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High Schools | Eric Sondheimer

Woodbridge Players Gladly Follow in Footsteps

November 25, 2001|Eric Sondheimer

In this era of athletes traveling by car, bus, train, even subway, to attend the high school of their choice, boys' basketball Coach John Halagan of Irvine's Woodbridge High has a novel idea.

"Why not go to the school down the street?" he said.

Of course, Halagan was being sarcastic. He knows no sport produces more movement of top athletes than basketball.

The lure of fancy shoes, sweats and uniforms, promises of exposure to college recruiters and trips to big-time tournaments have basketball players choosing schools based on hype rather than neighborhood values.

Nowadays, when basketball players are introduced by the public address announcer, their hometowns are usually mentioned because so many live far away from campus.

Halagan is one of the fortunate coaches still getting to work with athletes who actually live in the school district. This season, he'll have five varsity players whose older brothers played for Woodbridge.

Since 1991, 10 sets of brothers have played varsity for Woodbridge. It's a rare feat in a time of open enrollment and free agency.

"It's nice to see siblings come through," he said. "It lets you know maybe you're doing something right."

Younger brothers can be crucial to the success of any program. They hang around their older brothers, sneak into the locker room or the gym, and learn about tradition and sacrifice. By the time they reach high school, they know what the coach expects and understand the meaning of commitment and hard work.

David Burgess, whose brother, Chris, was an All-American at Woodbridge, is a 6-foot-10 sophomore. He used to run around the Woodbridge bench as a water boy.

"I used to look at the top of his head," Halagan said. "It's hard to believe he was ever little."

David's other brother, Josh, also played for Woodbridge. The family lives five minutes from the high school. Chris attended Santa Ana Mater Dei as a freshman before transferring to Woodbridge. David talked to Chris about how to choose a high school.

"He told me there's nothing like being around your community and friends," David said.

Burgess is joined by 6-6 sophomore Jon Winder, 6-1 senior Jacob Clark, 6-0 senior Jared Barlow and 6-3 junior Jordy Perkins as younger siblings hoping to maintain Woodbridge's basketball excellence.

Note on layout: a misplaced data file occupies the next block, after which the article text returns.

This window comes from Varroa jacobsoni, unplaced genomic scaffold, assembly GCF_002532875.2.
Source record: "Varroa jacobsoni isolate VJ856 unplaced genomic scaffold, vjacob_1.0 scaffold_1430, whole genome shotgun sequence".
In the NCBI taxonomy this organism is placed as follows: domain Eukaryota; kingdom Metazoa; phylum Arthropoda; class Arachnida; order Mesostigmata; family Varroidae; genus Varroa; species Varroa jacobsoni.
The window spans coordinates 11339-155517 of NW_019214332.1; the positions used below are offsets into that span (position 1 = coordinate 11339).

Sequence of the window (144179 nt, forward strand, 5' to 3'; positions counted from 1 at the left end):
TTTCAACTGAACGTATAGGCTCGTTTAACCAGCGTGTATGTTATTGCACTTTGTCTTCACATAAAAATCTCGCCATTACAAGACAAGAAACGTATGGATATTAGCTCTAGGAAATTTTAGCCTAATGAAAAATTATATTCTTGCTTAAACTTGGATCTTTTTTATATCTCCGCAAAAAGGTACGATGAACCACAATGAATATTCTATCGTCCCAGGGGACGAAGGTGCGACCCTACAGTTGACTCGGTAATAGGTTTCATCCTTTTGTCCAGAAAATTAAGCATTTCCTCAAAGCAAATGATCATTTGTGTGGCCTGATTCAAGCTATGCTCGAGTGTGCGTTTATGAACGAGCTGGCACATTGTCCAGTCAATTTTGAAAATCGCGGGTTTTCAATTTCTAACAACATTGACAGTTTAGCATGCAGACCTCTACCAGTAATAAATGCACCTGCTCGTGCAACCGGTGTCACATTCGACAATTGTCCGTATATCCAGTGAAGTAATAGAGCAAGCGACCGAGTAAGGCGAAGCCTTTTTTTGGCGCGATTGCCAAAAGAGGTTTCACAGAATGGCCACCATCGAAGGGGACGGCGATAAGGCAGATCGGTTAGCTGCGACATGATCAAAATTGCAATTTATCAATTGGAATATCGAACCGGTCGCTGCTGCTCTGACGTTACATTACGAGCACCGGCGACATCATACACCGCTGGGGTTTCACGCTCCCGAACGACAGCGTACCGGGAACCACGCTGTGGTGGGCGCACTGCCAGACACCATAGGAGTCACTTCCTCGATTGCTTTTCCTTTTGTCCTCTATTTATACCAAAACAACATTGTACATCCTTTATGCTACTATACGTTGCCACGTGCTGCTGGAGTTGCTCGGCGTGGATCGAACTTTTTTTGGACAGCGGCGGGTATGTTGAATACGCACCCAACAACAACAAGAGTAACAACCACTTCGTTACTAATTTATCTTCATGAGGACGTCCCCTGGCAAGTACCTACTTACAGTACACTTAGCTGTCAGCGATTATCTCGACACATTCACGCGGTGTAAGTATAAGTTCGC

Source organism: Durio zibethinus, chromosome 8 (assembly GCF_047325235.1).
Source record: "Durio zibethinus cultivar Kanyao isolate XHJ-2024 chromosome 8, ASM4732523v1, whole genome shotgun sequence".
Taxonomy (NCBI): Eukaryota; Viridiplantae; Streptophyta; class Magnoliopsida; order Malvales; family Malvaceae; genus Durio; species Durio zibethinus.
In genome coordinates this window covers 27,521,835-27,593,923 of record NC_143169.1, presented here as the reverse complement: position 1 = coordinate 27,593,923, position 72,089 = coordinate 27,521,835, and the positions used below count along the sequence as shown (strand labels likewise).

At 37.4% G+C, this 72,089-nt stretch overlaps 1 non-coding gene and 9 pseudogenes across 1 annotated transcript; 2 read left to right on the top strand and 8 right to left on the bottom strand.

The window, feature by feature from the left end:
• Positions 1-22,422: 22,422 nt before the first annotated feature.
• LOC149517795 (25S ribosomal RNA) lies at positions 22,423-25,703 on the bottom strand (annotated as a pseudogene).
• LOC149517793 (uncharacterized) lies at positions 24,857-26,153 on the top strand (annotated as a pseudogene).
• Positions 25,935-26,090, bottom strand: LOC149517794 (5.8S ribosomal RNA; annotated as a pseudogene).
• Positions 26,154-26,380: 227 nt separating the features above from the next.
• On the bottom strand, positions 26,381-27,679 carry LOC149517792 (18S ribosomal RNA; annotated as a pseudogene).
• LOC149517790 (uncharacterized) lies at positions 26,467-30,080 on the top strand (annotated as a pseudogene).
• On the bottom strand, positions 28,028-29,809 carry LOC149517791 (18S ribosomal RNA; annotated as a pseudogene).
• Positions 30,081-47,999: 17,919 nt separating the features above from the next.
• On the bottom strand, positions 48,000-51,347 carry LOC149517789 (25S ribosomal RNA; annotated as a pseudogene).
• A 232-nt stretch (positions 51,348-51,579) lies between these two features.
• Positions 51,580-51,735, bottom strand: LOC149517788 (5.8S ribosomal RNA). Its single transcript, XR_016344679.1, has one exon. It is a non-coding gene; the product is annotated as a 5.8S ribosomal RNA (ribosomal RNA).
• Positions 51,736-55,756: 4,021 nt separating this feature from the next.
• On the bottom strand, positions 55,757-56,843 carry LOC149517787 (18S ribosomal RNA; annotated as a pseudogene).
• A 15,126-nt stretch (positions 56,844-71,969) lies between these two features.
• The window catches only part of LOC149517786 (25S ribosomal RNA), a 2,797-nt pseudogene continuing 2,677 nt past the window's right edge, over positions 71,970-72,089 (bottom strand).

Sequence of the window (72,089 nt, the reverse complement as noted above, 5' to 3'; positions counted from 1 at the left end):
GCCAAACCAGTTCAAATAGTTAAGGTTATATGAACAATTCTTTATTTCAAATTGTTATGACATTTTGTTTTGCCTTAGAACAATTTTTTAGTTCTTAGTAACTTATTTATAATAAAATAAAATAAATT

The school has won four of the last six Sea View League championships and won Southern Section titles in 1987 with Adam Keefe and 1997 behind Chris Burgess.

Halagan, in his 10th season as coach, looks forward to working with the younger brothers.

"From a coaching perspective, continuity is important," he said. "We've got guys having grown up watching Woodbridge basketball."

The experience gained by a younger brother is invaluable. David Burgess remembers sitting in during his brother's home visits with college coaches. What other 12-year-old got to meet Mike Krzyzewski, Steve Lavin, Rick Pitino and Roy Williams?

And David received a taste of the hectic world of college recruiting when he answered calls for his brother.

"I had a phone in my room and it would ring so much I took it out of the wall," he said.

But David cherished those days hanging around Chris and having a first-hand look at the glamour and excitement that follows a player of his prominence.

"I remember tagging along and sometimes he'd get annoyed, but I didn't care," David said.

Chris is a senior at Utah after transferring from Duke. He spent several weeks in Irvine this summer, training with David, a 250-pound 15-year-old with improving skills.

"He's taught me all the low-post moves," David said.

One of the challenges a younger brother faces is living up to expectations. For David, reaching the level of Chris could be difficult.

"I was given high expectations to meet and some can't handle that," he said. "I shook it off. I'm my own player. Chris has taught me all I know. He's been my instructor. I want to get to where he was or better."

Some high school coaches joke that the Southern Section should have two different tournaments in March--one for neighborhood teams and an open division, primarily for schools that bring in players from all over.

Woodbridge might be able to win both.


Eric Sondheimer can be reached at

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